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Deimos is the smaller and outermost of Mars’ two moons, named after a character of human mythology.


Deimos is probably an asteroid that was perturbed by Jupiter into an orbit that allowed it to be captured by Mars, though this hypothesis is still in some dispute. Like most bodies of its size, Deimos is highly nonspherical with dimensions of 15×12×10 km.


Deimos is composed of carbon-rich rock, much like C-type (carbonaceous chondrite) asteroids, and ice. It is cratered, but the surface is noticeably smoother than that of Phobos, caused by the partial filling of craters with regolith. The two largest craters, Swift and Voltaire, measure about 3 kilometres across.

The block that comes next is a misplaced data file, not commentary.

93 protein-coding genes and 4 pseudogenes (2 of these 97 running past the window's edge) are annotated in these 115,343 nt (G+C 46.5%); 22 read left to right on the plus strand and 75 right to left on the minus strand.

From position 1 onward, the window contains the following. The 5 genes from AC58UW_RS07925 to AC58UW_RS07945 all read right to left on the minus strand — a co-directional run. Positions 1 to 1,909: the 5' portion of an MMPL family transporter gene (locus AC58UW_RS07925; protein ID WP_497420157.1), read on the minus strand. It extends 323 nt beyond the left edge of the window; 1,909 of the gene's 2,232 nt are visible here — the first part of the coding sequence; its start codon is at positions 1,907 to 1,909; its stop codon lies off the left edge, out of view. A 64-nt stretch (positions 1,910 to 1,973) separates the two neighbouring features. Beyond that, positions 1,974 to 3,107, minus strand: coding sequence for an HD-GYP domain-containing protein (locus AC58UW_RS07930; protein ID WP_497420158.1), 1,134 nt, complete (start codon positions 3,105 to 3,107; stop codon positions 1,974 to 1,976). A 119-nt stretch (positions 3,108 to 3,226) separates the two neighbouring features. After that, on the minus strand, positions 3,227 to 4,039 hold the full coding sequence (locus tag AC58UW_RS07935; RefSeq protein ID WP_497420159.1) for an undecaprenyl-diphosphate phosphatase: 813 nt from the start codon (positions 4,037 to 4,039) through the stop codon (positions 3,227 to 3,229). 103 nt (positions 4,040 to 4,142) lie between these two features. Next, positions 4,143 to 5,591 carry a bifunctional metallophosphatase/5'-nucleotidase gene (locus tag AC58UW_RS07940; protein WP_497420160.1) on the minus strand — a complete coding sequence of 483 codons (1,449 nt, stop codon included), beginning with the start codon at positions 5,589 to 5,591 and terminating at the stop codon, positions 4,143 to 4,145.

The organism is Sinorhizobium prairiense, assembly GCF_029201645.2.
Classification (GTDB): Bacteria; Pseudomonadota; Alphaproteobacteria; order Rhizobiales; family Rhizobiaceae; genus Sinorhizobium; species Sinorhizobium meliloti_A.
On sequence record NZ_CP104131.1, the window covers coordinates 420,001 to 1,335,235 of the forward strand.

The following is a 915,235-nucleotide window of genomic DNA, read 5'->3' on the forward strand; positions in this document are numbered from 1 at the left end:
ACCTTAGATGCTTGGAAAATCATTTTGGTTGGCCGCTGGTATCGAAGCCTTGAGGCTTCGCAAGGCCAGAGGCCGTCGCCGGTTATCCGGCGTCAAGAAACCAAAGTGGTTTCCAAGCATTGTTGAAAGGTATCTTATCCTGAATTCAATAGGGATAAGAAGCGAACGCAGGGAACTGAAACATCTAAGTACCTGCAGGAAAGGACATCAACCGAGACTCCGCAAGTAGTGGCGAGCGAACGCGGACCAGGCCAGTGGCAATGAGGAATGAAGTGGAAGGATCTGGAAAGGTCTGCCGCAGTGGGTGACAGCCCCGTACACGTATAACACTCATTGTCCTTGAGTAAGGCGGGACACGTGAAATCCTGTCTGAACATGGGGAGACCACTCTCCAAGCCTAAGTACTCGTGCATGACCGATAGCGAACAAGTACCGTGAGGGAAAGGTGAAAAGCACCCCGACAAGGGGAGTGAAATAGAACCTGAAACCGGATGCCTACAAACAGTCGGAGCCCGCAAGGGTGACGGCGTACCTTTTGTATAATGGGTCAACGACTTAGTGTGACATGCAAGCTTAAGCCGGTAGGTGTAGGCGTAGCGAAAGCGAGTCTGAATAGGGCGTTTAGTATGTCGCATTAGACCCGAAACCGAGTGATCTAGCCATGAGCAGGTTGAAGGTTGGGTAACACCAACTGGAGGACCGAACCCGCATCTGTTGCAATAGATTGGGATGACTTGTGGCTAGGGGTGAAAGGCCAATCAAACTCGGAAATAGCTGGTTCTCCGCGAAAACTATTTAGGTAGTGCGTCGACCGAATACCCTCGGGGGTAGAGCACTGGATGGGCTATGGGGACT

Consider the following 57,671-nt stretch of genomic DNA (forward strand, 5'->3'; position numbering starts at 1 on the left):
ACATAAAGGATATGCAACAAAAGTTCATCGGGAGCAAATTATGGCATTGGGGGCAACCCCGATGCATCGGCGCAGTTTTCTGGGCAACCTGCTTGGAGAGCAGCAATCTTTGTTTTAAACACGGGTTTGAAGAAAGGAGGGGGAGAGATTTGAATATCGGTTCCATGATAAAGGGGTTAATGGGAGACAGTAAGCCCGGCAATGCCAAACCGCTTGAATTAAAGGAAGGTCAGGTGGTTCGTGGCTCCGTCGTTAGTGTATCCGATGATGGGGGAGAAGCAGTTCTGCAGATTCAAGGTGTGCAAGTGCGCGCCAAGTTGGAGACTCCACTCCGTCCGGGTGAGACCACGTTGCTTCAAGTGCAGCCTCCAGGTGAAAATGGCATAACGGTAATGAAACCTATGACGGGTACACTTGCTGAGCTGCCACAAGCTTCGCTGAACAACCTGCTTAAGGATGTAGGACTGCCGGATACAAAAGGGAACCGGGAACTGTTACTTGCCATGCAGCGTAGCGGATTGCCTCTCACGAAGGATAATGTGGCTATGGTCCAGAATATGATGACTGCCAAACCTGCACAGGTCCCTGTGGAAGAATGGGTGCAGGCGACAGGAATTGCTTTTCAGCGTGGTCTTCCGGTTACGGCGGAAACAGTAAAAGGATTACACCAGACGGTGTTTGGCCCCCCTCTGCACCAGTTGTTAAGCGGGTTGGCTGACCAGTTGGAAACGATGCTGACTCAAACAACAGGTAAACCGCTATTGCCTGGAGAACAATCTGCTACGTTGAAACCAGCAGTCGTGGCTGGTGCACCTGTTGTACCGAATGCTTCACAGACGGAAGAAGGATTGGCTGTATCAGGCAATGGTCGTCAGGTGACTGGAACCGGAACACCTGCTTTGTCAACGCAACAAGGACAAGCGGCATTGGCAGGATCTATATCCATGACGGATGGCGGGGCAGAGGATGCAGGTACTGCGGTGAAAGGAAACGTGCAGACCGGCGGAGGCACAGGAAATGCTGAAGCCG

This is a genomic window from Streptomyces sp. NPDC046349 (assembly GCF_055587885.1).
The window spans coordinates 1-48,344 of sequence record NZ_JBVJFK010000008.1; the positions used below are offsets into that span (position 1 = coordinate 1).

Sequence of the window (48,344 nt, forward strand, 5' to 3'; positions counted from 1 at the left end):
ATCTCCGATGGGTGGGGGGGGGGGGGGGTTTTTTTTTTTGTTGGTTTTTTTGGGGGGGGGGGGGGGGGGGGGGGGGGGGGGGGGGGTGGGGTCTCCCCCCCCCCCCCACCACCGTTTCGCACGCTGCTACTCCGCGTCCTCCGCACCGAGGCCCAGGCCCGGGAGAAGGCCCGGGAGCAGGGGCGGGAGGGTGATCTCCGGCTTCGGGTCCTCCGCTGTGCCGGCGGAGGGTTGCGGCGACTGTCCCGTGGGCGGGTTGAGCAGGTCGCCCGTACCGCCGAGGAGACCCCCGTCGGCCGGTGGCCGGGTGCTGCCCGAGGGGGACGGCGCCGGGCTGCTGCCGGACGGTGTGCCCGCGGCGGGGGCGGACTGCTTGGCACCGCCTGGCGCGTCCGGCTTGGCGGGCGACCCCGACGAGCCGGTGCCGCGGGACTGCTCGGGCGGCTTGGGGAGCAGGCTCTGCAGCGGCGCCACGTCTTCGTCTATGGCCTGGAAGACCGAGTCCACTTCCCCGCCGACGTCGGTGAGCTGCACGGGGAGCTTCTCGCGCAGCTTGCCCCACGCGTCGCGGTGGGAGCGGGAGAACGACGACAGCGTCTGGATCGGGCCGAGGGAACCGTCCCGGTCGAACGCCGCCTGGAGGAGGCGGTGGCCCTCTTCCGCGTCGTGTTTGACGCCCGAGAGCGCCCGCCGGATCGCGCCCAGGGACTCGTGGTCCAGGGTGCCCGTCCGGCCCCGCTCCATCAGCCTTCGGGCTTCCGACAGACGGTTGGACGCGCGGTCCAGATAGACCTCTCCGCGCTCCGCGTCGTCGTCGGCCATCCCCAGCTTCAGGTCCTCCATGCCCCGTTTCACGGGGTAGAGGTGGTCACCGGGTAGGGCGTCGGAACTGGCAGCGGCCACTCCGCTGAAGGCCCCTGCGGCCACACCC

Orbital parameters

As seen from Mars, Deimos has an angular diameter of no more than 2.5' and therefore appears starlike to the naked eye. With a small telescope, a Martian observer can see Deimos' phases, which take 1.2648 days to run their course (Deimos' synodic period).

Unlike Phobos, which orbits so fast that it actually rises in the west and sets in the east, Deimos rises in the east and sets in the west. However, the orbital period of Deimos of about 30.4 hours exceeds the Martian solar day ("sol") of about 24.7 hours by such a small amount that it takes 2.7 days between rising and setting for an equatorial observer.

Because Deimos' orbit is relatively close to Mars and has only a very small inclination to Mars' equator, it cannot be seen from Martian latitudes greater than 82.7°.


Deimos is the location of Deimos Labs.


You can easily walk around Deimos in a day.

See also

  • Deimos - List of Deimos related articles.
  • Phobos - The other moon of Mars.